But none of the real causes of reduced violence in Iraq existed in Afghanistan, and an escalation by itself was likely to only make things worse. In fact, that was the experience following Obama’s 2009 and 2010 escalations in Afghanistan. The occupation drives the violence, and escalating the occupation escalates the violence. Murdering children from helicopters, whether part of a “surge” or not, inspires massive violent resistance. The U.S. already funds the Taliban, which does not buy its cooperation. The geography and the population of Afghanistan make incarceration and ethnocide very unlikely paths to reducing violence there. Staring into a black hole of endless worsening failure, the response of the U.S. military is to claim, year after year, that progress is just around the corner and that all we need is yet another surge.
Last Week, Rolling Stone magazine exposed the U.S. military’s efforts to mislead its own officials, think tankers, and U.S. senators visiting Afghanistan. Failure, these visiting dignitaries were told, was success. Up was down. Black was white. Or it would be very, very soon, just as it always had been about to be very, very soon. Among the senators treated to this brain scrubbing or “psychological operation” were Democrats Carl Levin and Jack Reed, who quickly insisted that, as members of the first branch of our government with oversight of the military, they would proceed to fervently hope that the military would investigate itself. The Washington Post, for its part, appears not to have cared much for Rolling Stone’s journalism. After all, journalism is what Wikileaks does. What is this, the 1970s? WaPo chose to publish Levin and Reed’s oped, “The Surge Afghanistan Still Needs,” with this opening paragraph:
“A now-discredited report in Rolling Stone alleged that U.S. military officials in Afghanistan used inappropriate information operations techniques to try to persuade us, as well as the chairman of the Joint Chiefs of Staff and others, to support additional resources to train more Afghan troops.”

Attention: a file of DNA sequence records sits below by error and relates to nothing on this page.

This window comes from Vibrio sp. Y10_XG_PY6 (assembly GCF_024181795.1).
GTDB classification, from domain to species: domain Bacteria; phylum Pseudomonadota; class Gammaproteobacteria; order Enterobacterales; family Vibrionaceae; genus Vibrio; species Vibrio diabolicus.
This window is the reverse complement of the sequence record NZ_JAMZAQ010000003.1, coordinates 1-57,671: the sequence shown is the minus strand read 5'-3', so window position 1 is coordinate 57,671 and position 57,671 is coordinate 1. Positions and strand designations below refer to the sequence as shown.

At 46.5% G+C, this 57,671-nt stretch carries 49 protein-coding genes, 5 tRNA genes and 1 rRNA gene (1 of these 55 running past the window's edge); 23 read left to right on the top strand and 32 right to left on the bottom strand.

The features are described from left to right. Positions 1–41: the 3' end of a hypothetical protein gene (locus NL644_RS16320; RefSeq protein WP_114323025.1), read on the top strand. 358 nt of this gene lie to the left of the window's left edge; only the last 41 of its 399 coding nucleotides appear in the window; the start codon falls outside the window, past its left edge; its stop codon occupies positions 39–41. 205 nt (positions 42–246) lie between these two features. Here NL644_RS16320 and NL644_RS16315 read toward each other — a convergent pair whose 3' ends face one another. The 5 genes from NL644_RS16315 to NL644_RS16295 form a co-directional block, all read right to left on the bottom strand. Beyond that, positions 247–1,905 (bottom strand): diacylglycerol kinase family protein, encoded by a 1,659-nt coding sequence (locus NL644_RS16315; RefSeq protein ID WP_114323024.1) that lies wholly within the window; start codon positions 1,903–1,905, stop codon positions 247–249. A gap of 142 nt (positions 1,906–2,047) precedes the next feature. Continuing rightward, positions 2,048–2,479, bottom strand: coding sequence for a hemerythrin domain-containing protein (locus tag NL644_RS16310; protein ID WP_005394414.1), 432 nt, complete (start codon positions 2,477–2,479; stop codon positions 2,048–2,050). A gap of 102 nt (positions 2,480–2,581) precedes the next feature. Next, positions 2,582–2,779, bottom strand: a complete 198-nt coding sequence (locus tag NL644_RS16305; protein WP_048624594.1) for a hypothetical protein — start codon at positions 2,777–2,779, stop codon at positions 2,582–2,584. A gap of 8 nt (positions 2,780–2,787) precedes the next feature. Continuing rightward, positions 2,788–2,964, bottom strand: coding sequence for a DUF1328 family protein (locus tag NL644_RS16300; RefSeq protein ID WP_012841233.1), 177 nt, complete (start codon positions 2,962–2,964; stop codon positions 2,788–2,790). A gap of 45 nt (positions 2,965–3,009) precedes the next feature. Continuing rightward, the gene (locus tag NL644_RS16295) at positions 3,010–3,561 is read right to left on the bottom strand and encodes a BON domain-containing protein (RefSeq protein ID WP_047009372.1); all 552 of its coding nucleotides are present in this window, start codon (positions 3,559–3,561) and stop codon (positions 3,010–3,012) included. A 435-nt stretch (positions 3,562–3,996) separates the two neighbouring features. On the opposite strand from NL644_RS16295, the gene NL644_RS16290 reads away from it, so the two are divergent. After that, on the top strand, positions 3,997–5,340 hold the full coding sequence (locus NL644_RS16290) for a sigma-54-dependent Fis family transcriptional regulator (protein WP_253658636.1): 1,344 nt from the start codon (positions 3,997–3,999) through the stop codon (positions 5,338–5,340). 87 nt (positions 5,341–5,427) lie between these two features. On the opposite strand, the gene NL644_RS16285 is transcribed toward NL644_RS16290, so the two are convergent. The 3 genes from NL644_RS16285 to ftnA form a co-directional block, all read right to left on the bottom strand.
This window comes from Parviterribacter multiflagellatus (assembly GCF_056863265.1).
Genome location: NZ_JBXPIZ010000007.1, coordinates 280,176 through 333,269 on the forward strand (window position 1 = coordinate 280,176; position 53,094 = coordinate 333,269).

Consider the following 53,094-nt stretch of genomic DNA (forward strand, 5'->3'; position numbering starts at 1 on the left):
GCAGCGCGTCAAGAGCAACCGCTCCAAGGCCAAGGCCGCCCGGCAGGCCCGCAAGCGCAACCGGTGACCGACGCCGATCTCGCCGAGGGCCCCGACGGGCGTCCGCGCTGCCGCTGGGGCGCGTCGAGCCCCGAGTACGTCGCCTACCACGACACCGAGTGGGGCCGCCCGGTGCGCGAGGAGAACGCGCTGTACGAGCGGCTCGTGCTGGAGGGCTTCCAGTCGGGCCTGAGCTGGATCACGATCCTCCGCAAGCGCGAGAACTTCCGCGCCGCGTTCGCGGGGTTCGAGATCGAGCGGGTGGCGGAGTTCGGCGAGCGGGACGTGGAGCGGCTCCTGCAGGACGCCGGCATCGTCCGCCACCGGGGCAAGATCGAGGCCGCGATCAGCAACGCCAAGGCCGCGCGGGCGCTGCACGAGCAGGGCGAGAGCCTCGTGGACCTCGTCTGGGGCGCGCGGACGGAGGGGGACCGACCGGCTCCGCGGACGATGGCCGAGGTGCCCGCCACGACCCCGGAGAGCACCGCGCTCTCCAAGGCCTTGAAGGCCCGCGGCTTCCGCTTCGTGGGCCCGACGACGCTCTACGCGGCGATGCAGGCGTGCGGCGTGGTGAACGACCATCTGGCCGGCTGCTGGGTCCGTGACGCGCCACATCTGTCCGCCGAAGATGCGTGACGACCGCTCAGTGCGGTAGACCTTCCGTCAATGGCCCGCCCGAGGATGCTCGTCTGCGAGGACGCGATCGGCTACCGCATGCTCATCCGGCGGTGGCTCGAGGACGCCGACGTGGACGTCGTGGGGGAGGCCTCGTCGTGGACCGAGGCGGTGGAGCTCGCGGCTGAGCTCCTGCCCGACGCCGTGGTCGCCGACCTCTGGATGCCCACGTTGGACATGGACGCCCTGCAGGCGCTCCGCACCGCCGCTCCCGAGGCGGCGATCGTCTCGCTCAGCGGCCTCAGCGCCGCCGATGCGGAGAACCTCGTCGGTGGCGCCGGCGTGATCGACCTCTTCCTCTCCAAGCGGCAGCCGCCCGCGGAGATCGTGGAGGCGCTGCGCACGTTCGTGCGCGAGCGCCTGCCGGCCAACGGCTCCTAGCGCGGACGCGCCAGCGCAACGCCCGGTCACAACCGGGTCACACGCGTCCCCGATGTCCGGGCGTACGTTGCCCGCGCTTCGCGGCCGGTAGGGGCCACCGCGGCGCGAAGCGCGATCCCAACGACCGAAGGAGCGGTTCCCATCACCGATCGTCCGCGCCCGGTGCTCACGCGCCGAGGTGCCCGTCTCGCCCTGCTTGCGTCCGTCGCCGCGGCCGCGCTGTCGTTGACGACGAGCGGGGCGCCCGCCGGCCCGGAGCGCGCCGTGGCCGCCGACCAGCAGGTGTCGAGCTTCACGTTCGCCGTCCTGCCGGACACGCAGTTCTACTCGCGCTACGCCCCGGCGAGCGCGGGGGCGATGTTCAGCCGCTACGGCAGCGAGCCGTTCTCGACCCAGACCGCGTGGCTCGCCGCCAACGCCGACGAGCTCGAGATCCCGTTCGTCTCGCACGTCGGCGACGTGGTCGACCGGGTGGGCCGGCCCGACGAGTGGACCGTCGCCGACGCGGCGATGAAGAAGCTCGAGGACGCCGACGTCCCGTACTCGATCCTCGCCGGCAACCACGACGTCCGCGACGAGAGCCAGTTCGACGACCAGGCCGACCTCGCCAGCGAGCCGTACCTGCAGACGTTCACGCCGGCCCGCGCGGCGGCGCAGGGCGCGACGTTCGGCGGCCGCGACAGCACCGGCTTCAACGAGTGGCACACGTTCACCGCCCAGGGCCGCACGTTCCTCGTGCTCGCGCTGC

How was the report discredited? They don’t say. It’s true that the “Men Who Stare At Senators” have denied they did anything wrong, and that a military lawyer has declared crimes “legal,” and super solemn experts have explained that lying to people isn’t the same as brainwashing them. But nobody has attempted to prove that the lies were true or even to detail what they were, and no congressional investigation has arrived at any conclusions, because there hasn’t been any. Levinreed, as we might name whatever staffer-editor team composed this conglomeration of sentences, rejects the idea that anything even “inappropriate” was done in an effort to persuade them to send more troops to kill and die, but they do not claim that such an effort is itself inappropriate. Inappropriate would be a teachers union using its members’ money to negotiate more money for its members. The military funding massive PR efforts to lobby for more military money is only inappropriate if the lies are inappropriate. And what makes for inappropriate lies? Presumably lies that the senators didn’t want to believe.
And how do we know that these two senators wanted to hear lies? Because they proceed to tell lies in paragraph number two:
“The truth is, we have long argued that the best way to bring our troops home sooner while succeeding in Afghanistan is to build a stronger Afghan military and government. We’ve been making that case because the facts support it — which is why the president and the majority of the American people do, too.”
Clearly the best way to bring troops home sooner is to load them on airplanes. One guaranteed way never to build an Afghan government with the respect of the Afghan people is to use the U.S. military to do it. Investing in a “stronger” military and government with a local face on it — as we’ve done in Iraq, Tunisia, Egypt, and Libya, among other places, may have the support of President Obama, but does that itself equate to the support of the American people? Let’s check.
According to the corporate polls, Americans want military spending cut, withdrawal from Afghanistan sped up, involvement in the war in Afghanistan ended, think the war is going badly, oppose the war, think we should not be involved at all, and disapprove of the president’s handling of the war.